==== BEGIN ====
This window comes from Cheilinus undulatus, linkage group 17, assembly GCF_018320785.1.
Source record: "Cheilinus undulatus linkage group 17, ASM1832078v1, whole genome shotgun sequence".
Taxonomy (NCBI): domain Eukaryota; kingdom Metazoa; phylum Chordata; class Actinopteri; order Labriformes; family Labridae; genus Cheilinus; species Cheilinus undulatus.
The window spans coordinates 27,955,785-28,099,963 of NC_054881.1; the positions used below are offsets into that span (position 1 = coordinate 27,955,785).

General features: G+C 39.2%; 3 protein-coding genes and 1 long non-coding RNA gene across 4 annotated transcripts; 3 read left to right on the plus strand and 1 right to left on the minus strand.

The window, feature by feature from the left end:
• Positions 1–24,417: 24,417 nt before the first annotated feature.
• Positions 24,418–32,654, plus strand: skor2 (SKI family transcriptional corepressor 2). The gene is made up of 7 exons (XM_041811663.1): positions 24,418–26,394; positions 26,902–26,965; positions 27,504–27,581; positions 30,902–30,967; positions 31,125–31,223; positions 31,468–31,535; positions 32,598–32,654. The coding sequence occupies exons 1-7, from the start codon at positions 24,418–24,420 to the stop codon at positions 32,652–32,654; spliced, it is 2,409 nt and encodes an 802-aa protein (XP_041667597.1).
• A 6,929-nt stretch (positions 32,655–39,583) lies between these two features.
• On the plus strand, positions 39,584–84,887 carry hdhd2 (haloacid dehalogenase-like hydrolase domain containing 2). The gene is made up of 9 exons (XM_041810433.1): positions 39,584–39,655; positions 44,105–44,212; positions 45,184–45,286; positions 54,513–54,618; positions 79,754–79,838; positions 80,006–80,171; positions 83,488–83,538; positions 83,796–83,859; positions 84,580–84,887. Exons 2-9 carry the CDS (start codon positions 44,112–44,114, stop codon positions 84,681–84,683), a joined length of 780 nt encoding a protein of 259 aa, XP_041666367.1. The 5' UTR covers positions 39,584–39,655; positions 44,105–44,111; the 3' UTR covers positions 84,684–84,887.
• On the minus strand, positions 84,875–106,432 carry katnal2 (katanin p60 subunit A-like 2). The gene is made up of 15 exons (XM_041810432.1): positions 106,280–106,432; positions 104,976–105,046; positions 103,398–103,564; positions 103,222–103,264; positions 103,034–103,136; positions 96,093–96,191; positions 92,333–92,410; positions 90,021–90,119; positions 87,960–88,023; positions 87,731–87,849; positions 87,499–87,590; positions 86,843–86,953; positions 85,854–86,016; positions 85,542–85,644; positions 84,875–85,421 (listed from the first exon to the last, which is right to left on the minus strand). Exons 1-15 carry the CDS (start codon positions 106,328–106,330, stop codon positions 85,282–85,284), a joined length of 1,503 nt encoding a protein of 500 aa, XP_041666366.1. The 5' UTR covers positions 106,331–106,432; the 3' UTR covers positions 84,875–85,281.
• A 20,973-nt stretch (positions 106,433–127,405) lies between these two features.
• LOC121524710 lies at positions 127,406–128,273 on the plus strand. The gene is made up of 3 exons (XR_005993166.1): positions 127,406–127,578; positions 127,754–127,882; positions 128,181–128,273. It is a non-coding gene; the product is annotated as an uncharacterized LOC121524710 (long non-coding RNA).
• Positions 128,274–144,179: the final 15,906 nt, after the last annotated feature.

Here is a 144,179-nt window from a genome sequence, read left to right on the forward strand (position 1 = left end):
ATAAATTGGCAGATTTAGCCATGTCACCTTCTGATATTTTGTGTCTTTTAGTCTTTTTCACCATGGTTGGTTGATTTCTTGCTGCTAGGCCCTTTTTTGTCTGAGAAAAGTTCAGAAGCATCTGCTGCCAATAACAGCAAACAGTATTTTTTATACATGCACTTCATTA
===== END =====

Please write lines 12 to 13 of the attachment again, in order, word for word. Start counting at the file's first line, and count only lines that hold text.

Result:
• A 20,973-nt stretch (positions 106,433–127,405) lies between these two features.
• LOC121524710 lies at positions 127,406–128,273 on the plus strand. The gene is made up of 3 exons (XR_005993166.1): positions 127,406–127,578; positions 127,754–127,882; positions 128,181–128,273. It is a non-coding gene; the product is annotated as an uncharacterized LOC121524710 (long non-coding RNA).